We are therefore confronted with two genuine variables, structural repetitiousness and truth value. Two variables cannot be simultaneously maximized. All possible statements can be placed on a variable truth axis, and they can also be placed on a variable structural repetitiousness axis. On the truth axis some statements in verse are higher in value than some in prose. But if we want to maximize the truth value of a statement we will have to neglect the structural regularity of that statement. Consequently if you wish to maximize the structural regularity of a statement, this will be at the cost of its truth value.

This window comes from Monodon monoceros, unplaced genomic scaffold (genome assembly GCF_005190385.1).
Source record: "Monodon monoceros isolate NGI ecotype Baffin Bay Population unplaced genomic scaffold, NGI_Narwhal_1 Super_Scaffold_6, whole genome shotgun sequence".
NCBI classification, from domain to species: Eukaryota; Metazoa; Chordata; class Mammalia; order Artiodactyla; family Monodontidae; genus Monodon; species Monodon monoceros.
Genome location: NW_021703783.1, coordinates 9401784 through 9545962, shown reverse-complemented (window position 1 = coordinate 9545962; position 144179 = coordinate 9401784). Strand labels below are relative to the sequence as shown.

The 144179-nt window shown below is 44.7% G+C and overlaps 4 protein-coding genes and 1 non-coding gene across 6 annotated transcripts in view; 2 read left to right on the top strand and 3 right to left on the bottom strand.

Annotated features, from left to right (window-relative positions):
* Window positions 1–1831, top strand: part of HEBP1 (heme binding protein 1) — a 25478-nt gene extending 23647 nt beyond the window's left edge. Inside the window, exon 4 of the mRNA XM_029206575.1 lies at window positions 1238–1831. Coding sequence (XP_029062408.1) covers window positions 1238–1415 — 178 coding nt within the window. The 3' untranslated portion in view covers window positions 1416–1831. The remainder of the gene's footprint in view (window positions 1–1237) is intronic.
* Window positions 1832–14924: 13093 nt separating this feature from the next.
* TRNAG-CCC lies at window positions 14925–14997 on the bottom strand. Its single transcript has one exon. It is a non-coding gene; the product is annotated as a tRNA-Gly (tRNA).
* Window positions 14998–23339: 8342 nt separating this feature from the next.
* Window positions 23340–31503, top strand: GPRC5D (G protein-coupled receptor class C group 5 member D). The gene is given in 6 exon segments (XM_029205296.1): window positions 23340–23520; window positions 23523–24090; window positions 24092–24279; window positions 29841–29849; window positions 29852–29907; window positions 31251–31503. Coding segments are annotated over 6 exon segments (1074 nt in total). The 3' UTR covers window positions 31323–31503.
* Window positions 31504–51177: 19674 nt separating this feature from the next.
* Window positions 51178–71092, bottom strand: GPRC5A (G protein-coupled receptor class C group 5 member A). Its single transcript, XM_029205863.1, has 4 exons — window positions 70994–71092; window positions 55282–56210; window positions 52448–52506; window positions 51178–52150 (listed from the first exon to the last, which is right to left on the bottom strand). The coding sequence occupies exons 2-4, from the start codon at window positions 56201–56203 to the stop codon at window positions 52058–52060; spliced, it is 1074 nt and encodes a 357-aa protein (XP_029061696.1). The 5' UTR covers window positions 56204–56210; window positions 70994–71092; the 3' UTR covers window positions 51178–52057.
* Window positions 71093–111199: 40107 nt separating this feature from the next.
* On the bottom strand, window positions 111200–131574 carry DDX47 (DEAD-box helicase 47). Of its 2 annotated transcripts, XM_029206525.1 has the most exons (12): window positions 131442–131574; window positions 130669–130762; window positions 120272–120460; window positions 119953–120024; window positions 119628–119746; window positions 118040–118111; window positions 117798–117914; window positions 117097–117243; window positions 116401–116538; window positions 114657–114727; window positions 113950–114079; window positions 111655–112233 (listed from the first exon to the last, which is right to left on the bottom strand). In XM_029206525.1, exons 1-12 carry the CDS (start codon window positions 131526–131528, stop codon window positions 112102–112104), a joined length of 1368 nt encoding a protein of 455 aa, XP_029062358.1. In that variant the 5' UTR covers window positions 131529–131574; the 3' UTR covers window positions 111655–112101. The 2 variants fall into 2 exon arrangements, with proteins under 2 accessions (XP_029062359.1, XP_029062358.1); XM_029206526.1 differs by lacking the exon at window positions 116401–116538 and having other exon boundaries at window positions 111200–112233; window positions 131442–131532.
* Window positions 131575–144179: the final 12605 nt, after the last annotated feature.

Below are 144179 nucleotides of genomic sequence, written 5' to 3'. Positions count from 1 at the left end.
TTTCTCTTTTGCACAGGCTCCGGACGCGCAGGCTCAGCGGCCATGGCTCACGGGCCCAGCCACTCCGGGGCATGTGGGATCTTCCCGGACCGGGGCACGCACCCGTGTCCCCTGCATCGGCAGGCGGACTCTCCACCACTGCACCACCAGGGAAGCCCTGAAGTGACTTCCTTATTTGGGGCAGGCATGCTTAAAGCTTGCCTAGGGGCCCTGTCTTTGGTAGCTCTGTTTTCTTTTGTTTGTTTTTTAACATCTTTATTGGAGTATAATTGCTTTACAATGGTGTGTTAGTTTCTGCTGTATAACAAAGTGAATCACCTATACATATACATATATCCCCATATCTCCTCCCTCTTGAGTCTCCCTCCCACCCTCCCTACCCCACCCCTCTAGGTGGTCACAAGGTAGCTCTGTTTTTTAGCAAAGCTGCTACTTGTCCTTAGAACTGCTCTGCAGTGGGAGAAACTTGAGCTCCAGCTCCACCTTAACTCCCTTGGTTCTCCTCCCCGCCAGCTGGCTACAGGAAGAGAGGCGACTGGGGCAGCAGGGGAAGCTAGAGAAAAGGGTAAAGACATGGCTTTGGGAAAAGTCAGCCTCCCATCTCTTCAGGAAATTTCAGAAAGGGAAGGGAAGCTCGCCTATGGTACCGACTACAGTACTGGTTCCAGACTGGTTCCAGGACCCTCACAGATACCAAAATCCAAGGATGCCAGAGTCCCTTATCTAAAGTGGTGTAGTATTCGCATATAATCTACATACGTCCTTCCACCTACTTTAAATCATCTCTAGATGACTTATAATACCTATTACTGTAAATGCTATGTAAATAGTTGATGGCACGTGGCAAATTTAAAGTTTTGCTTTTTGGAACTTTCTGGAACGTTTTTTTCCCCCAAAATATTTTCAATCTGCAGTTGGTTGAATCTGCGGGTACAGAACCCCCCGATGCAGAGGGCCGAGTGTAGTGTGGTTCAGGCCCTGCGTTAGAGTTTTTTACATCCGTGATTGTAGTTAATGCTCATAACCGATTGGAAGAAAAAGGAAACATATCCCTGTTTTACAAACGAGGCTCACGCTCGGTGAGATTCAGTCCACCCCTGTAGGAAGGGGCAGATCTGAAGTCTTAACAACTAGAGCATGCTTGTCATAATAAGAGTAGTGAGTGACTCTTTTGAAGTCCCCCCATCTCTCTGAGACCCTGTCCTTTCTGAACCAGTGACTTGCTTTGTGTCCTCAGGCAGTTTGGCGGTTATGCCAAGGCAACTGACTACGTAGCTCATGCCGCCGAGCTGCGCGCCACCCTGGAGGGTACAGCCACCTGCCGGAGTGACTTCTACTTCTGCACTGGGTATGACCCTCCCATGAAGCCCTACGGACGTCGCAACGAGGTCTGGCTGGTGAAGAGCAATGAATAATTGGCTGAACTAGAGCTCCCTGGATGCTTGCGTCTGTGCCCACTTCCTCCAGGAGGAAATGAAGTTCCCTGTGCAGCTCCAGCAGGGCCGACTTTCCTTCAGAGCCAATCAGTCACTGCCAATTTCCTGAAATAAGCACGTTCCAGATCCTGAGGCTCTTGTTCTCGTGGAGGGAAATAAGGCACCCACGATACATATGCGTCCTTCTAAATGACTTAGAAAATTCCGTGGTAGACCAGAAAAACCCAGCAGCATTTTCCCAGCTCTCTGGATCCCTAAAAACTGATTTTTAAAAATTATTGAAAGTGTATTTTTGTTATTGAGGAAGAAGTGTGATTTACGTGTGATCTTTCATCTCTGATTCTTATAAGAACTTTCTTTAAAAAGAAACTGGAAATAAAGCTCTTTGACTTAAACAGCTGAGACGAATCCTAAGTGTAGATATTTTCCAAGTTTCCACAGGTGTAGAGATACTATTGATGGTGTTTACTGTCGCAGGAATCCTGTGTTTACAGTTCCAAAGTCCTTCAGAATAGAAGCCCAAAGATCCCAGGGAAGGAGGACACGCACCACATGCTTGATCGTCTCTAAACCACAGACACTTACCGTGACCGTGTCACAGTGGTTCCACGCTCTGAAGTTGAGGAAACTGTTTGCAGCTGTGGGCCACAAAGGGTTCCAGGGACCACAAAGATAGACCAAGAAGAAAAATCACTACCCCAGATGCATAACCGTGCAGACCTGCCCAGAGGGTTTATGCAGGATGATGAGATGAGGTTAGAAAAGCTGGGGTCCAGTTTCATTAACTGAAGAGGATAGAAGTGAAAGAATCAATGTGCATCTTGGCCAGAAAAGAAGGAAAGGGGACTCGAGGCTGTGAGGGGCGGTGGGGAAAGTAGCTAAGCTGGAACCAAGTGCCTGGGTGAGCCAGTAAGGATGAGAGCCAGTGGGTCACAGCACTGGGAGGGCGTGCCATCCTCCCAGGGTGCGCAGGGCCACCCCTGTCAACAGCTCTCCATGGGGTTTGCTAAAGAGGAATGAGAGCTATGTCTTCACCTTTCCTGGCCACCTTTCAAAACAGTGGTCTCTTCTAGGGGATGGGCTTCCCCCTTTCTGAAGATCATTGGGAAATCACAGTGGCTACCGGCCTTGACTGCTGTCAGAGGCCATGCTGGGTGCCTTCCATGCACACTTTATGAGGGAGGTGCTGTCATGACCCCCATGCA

This point, which lies beneath all suspicions that verse, indeed any utterance which appears to be maximizing a variable other than truth, is trifling and a waste of time, is almost commonsense to those educated in other disciplines, but it barely occurs to those in English, or if it does it occurs as a guilty fear that they are wasting their own and their student’s time. However, I propose that this state of affairs is relatively recent and is the result of the growth, firstly in literacy , and secondly in that offshoot of widespread literacy, the scientific world and its information exchange. The growth of these two areas has made comparison between on the one hand, prose, the written and less redundancy laden, version of everyday speech, and, on the other poetry, both possible and necessary, and since the mnemonic value of repetitiously structured utterance is now negligible the judgement will often go against the poets.